One way of reading the growth of interest in EAP practitioner development and education in the UK is as a response to both the expansion of EAP in the recent past as well as a desire to protect and promote the teaching of EAP (and practitioners): to promote greater professionalism within EAP in the UK in a period of expansion; and to seek greater recognition (and security) for EAP within the wider educational community. This comes at a time when the professional status and identity of practitioners is particularly fragile within the UK (EAP units have no settled ‘home’ within universities, out-sourcing of teaching to for-profit organisations is not increasingly common, pay and conditions vary greatly etc.).
I will return to this topic in the next couple of weeks but this just gives a flavour of some of the questions and issues I have been thinking about during this process of writing.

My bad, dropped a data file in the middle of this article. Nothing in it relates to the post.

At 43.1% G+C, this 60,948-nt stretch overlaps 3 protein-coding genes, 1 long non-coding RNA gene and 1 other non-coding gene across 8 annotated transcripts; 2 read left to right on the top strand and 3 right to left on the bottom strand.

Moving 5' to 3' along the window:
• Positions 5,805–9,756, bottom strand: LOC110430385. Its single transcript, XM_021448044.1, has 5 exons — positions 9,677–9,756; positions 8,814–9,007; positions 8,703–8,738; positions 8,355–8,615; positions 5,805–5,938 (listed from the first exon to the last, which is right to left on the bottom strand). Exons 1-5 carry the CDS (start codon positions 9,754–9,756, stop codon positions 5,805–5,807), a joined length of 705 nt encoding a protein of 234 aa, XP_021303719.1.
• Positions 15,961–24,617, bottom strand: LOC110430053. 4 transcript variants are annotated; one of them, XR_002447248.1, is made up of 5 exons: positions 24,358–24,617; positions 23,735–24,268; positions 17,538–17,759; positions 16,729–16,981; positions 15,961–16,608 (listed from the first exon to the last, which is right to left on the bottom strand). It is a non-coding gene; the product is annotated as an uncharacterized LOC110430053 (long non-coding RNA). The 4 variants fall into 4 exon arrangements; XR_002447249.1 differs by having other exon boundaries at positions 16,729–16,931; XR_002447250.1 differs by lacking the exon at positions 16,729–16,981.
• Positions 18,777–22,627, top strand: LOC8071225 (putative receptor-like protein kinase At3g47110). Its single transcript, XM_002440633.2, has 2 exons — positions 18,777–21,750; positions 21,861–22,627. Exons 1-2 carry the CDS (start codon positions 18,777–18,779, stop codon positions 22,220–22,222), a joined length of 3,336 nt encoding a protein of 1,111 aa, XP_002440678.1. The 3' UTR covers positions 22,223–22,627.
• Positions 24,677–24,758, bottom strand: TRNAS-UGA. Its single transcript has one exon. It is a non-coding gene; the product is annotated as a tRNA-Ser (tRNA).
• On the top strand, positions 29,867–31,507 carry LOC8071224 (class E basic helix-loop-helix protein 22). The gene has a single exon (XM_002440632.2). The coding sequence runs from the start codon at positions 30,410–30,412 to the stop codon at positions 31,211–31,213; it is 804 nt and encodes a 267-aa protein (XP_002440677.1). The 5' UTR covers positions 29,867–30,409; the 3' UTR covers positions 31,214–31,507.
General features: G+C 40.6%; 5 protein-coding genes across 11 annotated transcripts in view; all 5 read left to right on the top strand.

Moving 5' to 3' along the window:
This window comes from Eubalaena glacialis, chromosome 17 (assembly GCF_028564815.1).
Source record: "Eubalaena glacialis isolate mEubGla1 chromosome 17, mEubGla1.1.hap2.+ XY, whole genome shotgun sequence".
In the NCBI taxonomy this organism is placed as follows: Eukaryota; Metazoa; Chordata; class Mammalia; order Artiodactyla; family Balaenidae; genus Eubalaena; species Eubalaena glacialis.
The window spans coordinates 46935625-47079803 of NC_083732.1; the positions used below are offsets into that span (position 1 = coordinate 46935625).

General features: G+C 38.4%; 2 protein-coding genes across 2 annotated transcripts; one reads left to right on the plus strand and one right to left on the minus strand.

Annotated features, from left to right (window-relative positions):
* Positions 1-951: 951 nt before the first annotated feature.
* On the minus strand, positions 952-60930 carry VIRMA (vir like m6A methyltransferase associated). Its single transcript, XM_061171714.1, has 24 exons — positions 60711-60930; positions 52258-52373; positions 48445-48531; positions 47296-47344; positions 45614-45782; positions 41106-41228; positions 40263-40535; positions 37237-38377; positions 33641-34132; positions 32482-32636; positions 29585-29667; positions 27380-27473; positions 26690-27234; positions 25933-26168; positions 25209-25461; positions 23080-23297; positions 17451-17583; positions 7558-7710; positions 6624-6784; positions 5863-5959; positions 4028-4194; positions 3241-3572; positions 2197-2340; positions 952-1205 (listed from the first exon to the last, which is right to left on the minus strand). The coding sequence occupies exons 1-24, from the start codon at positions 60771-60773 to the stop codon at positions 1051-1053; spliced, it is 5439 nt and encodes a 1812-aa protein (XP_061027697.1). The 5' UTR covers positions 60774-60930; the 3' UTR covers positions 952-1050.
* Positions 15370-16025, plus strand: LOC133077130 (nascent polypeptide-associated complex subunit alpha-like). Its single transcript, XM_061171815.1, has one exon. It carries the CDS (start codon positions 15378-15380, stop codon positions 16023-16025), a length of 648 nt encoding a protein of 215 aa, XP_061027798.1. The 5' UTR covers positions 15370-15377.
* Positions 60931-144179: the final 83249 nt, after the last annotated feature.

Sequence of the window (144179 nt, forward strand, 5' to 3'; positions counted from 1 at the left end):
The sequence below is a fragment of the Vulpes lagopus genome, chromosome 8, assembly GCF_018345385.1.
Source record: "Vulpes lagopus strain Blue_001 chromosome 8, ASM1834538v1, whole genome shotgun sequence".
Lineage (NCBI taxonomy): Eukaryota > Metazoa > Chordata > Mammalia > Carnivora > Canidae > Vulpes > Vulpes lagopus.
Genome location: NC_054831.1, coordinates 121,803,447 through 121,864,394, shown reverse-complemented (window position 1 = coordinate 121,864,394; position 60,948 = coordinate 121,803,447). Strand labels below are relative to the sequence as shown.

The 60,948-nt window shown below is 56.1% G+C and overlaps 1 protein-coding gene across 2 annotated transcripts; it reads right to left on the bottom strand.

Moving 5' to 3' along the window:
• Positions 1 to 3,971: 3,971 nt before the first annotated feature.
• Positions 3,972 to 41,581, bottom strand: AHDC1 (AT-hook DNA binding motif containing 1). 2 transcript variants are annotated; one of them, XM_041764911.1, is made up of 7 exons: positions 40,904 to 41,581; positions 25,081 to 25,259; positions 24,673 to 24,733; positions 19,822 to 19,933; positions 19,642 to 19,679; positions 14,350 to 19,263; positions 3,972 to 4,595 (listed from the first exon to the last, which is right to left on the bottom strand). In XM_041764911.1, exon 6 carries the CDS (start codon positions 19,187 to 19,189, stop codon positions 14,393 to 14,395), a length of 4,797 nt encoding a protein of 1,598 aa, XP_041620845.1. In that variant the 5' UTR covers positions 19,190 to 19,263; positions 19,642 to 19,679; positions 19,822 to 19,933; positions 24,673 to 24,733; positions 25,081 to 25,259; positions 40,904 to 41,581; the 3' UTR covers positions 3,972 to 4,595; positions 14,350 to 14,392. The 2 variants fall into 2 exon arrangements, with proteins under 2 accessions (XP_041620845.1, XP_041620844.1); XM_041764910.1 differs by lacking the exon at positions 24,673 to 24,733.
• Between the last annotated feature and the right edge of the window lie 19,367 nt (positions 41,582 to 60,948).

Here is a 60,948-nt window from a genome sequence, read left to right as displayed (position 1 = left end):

* the views expressed here are my own.



16 Comments on “EAP Teacher education and development: some thoughts”

  1. David Keeble says:

    Among the culture-bound ‘ideologies’ that shape EAP practice and orthodoxy in the UK is a politically-and-culturally influenced conception of ‘language’. This can be traced back to the early 70’s (with the politicization of education) and has it influenced the discipline of linguistics as practiced in UKHE linguistic departments (such that they still exist). Think of how ‘language’ is conceived, for example, in the USA, where biology, psychology and cognitive science has shaped the discipline far more.


    • Alex says: